It’s hard to explain but it always feels like a huge deal to get out of Manhattan, as if the city has some huge hidden magnet that tugs New Yorkers back or keeps them from leaving. If we’re just coming up for a weekend I stall and stall, though I can’t tell you why, but then, when I get up here I feel as if something has been lifted off me (actually I feel it as I’m driving up the picturesque Taconic Highway, as though some heavy part of me is being spewed out of the exhaust and I’m actually getting lighter). That is not to say that I leave my neurosis home. If only. But there’s something about the air and the land and the quiet that calms me. Not that one can actually escape anymore, not with email and cellphones, though I could leave my phone inside or turn it off (which I never do).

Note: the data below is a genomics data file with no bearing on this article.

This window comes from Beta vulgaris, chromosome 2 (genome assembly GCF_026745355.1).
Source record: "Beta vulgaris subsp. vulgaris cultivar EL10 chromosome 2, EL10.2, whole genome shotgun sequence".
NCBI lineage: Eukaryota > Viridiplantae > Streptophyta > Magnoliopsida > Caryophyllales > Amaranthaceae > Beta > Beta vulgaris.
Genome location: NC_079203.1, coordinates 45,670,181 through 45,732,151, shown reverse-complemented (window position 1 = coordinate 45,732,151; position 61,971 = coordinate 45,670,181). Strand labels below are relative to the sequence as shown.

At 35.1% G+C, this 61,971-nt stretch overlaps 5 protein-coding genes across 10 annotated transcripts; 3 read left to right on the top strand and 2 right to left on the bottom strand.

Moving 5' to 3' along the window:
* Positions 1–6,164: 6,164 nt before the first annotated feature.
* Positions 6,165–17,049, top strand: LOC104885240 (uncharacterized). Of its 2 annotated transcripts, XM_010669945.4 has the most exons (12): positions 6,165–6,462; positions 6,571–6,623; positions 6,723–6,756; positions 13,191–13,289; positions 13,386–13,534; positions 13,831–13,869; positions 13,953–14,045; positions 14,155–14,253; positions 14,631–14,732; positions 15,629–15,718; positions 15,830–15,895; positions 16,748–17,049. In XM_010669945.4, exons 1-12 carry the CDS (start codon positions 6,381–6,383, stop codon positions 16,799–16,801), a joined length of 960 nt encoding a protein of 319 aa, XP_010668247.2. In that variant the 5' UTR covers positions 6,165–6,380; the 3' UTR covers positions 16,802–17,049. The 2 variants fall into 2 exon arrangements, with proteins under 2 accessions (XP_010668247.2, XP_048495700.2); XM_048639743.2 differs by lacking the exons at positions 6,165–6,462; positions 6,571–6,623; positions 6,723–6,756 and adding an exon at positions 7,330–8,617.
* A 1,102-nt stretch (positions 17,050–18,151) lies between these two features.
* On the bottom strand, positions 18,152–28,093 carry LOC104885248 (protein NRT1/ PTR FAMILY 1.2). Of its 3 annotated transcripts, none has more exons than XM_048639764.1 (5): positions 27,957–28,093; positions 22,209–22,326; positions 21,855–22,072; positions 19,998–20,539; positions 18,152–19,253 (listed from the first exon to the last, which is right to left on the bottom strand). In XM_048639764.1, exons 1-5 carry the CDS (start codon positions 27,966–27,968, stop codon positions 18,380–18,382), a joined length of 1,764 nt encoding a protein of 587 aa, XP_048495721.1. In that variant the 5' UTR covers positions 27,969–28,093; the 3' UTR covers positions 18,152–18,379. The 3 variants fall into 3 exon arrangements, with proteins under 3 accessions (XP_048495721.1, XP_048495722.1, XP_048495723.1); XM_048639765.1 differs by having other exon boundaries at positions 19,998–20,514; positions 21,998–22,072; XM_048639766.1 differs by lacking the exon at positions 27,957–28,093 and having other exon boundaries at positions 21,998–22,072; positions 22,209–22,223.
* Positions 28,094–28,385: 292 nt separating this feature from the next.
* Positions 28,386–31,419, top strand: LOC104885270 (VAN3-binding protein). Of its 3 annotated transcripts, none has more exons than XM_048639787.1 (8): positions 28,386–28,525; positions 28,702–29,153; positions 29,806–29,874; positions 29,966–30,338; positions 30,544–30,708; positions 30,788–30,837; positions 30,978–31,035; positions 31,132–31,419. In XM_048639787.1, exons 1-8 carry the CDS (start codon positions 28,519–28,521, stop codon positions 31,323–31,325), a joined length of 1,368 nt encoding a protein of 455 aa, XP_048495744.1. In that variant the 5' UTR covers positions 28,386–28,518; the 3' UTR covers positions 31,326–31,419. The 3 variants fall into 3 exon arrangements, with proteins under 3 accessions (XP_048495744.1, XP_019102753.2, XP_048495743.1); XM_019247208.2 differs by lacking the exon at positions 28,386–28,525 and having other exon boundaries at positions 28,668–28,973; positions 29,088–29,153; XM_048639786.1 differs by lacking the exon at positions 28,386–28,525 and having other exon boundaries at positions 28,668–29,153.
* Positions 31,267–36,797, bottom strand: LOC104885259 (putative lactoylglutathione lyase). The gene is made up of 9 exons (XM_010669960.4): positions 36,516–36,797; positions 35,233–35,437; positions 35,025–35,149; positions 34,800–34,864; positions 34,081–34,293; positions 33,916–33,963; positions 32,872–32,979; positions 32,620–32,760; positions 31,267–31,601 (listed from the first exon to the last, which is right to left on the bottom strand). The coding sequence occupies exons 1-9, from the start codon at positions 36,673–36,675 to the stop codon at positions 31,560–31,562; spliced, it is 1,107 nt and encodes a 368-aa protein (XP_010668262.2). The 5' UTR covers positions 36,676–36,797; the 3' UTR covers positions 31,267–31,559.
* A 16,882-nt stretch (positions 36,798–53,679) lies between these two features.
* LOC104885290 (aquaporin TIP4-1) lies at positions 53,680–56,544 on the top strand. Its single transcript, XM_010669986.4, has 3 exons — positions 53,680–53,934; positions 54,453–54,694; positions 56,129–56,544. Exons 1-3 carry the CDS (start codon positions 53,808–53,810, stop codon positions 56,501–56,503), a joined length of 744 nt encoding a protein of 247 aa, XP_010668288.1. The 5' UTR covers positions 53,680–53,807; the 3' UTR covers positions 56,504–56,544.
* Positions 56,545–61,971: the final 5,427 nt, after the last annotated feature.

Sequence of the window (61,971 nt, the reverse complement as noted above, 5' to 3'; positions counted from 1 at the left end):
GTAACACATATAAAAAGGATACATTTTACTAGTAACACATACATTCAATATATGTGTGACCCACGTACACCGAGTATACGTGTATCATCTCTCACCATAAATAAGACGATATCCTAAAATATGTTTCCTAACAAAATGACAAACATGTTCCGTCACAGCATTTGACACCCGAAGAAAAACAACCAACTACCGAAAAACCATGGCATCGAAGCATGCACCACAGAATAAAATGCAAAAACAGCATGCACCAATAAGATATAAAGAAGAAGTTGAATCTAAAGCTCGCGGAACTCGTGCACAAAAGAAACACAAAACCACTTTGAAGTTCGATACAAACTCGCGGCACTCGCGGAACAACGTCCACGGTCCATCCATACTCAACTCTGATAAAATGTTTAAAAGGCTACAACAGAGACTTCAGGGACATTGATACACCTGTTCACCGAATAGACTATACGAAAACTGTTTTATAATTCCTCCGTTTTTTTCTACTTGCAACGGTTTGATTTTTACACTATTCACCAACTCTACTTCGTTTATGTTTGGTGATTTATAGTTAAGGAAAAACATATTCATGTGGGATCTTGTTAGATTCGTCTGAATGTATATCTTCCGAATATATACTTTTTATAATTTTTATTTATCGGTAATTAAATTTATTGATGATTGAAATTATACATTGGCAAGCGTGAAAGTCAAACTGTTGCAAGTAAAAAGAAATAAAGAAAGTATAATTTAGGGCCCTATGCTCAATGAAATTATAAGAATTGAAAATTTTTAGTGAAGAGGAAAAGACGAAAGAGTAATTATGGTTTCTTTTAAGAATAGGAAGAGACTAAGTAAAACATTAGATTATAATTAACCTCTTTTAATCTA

loftIn Manhattan, I live on a busy commercial street in the heart of the flower market. My building was originally filled with furriers before it was converted into living spaces, my loft a former fur vault with 4” of fur on the wall (think: Merit Oppenheim’s “Fur-lined Teacup,” which is beautiful as opposed to the furry loft walls, which were disgusting though perhaps we should have kept them as a buffer to the noise.) The flower market starts up around 3 or 4 in the morning when trucks deliver their flowers and plants, something we didn’t realize until we moved in and were startled from sleep, practically levitated from our bed by the racket. Within days we’d bought a white noise machine to be able to sleep and became totally addicted to it. Upstate it’s dead quiet but I still had to get used to the eerie sounds of our 1840 house shifting and settling or the howl of the wind or the birds up at dawn chirping and singing.